Here’s a quick rundown of this morning’s top stories on this Tuesday.
Patriots Pondering Trade of Mitchell? – Two years ago, the Patriots had seemingly found success with an early round receiver selection when they took Malcolm Mitchell in the fourth round of the 2016 NFL Draft.
Two years later, it suddenly looks a little less brilliant and Mitchell went from a promising offensive weapon to another name they’ll cross off the list of yet another disappointing player who didn’t work out.
After a rookie season that saw him catch 32 passes for 401 yards and four touchdowns, as well as finishing among the team leaders in third down and conversions, Mitchell’s been battling a knee injury that never saw him make it back last season and seemingly has his upcoming campaign in doubt as well.
According to the Boston Herald, Mitchell underwent a procedure on Monday to determine the extent of the discomfort he’s still reportedly experiencing, while Mark Daniels of the Providence Journal reports the third year receiver’s season could be in jeopardy.
The Herald also reported that the team has attempted to shop Mitchell in trade talks, seemingly signaling that they’re no longer willing to wait for him to eventually get back on the field.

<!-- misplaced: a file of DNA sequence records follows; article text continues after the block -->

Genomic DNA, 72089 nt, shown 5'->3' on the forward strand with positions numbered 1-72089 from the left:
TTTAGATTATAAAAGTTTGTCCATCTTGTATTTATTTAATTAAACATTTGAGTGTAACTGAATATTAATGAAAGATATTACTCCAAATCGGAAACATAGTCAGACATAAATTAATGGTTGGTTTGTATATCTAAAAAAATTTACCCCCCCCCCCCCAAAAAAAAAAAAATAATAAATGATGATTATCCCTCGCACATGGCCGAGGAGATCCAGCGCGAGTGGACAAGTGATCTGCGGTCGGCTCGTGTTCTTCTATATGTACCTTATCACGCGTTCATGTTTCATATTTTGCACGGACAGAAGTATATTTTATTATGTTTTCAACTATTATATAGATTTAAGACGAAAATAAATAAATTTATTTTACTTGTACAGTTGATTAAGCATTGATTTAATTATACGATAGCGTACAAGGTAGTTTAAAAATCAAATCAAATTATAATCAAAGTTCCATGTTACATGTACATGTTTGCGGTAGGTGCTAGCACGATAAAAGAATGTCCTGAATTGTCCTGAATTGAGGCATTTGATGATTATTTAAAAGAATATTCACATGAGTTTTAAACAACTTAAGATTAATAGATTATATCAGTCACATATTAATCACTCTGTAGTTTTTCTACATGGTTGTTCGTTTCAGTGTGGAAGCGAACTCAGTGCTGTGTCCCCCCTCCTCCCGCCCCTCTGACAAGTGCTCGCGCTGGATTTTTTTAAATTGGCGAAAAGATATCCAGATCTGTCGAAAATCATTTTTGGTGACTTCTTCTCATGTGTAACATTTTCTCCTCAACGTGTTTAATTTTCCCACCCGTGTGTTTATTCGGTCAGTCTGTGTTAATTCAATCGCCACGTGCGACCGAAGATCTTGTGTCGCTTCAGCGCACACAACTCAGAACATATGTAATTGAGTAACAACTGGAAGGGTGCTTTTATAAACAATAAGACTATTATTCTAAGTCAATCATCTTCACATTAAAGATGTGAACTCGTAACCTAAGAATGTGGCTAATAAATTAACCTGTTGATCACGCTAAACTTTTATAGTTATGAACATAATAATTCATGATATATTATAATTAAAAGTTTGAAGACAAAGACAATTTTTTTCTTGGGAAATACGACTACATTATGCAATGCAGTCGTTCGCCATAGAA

It’s disappointing, with Mitchell’s potential final time as a Patriot coming in the critical moments down the stretch against Atlanta during the team’s historic Super Bowl win over the Falcons. Mitchell caught six passes for 70-yards that day, including a huge 3rd-and-11 that helped set up a touchdown by Danny Amendola. That pulled the Patriots to within 8 points at 28-20, and ended up being a memorable play for Mitchell.
With Mitchell’s situation in question, it seems that the Patriots may be leaning toward putting their faith in Kenny Britt. Britt has been dealing with a hamstring injury that will reportedly see him start camp on PUP, but he’s expected to be back on the field shortly after training camp starts.
It’s an odd turn of events, with Mitchell looking focused and ready to go less than a month ago.
Unfortunately, signs right now seem to point to his career continuing elsewhere, if and when he can ever get healthy.
Garoppolo Wasn’t Intimidated by Brady – Quite a few guys who end up in New England tend to be a little star struck when it comes to Tom Brady, but it sounds like Jimmy Garoppolo was never intimidated by playing behind the best quarterback in the game.
In fact, confidence has never been a problem for Garoppolo, who heads into his first full season in San Francisco with a perfect record, having put together five straight wins to close out last season after being dealt by the Patriots to the 49ers.
Joon Lee put together a feature story on Bleacher Report on Garoppolo, asking Garoppolo if when he first arrived if he felt he would someday take Brady’s job. Garoppolo wouldn’t bite – but he didn’t dispute that notion either.
“I’ve always had that mindset,” Jimmy says. “I knew that [Brady] was better than me in my first day in the NFL. Naturally, you’re the rookie and he’s the veteran, but you have to have that mindset, that you want to be the starter.”